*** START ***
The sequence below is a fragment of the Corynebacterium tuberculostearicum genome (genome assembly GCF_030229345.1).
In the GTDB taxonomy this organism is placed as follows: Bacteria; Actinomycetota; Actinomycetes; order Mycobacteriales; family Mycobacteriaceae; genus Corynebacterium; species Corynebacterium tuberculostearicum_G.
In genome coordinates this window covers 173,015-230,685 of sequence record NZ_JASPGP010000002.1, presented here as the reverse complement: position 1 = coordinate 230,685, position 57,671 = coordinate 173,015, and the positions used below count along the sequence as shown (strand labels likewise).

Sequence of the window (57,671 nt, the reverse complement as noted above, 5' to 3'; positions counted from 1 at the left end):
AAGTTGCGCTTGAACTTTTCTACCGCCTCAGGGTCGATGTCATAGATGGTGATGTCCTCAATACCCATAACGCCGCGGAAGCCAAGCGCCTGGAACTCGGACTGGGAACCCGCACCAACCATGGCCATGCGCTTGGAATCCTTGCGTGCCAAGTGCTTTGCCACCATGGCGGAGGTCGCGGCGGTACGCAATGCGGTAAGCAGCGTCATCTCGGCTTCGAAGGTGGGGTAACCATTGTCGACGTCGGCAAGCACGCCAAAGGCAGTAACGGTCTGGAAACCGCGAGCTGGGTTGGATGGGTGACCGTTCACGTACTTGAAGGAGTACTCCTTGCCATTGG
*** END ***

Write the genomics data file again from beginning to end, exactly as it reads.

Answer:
The sequence below is a fragment of the Corynebacterium tuberculostearicum genome (genome assembly GCF_030229345.1).
In the GTDB taxonomy this organism is placed as follows: Bacteria; Actinomycetota; Actinomycetes; order Mycobacteriales; family Mycobacteriaceae; genus Corynebacterium; species Corynebacterium tuberculostearicum_G.
In genome coordinates this window covers 173,015-230,685 of sequence record NZ_JASPGP010000002.1, presented here as the reverse complement: position 1 = coordinate 230,685, position 57,671 = coordinate 173,015, and the positions used below count along the sequence as shown (strand labels likewise).

Sequence of the window (57,671 nt, the reverse complement as noted above, 5' to 3'; positions counted from 1 at the left end):
AAGTTGCGCTTGAACTTTTCTACCGCCTCAGGGTCGATGTCATAGATGGTGATGTCCTCAATACCCATAACGCCGCGGAAGCCAAGCGCCTGGAACTCGGACTGGGAACCCGCACCAACCATGGCCATGCGCTTGGAATCCTTGCGTGCCAAGTGCTTTGCCACCATGGCGGAGGTCGCGGCGGTACGCAATGCGGTAAGCAGCGTCATCTCGGCTTCGAAGGTGGGGTAACCATTGTCGACGTCGGCAAGCACGCCAAAGGCAGTAACGGTCTGGAAACCGCGAGCTGGGTTGGATGGGTGACCGTTCACGTACTTGAAGGAGTACTCCTTGCCATTGG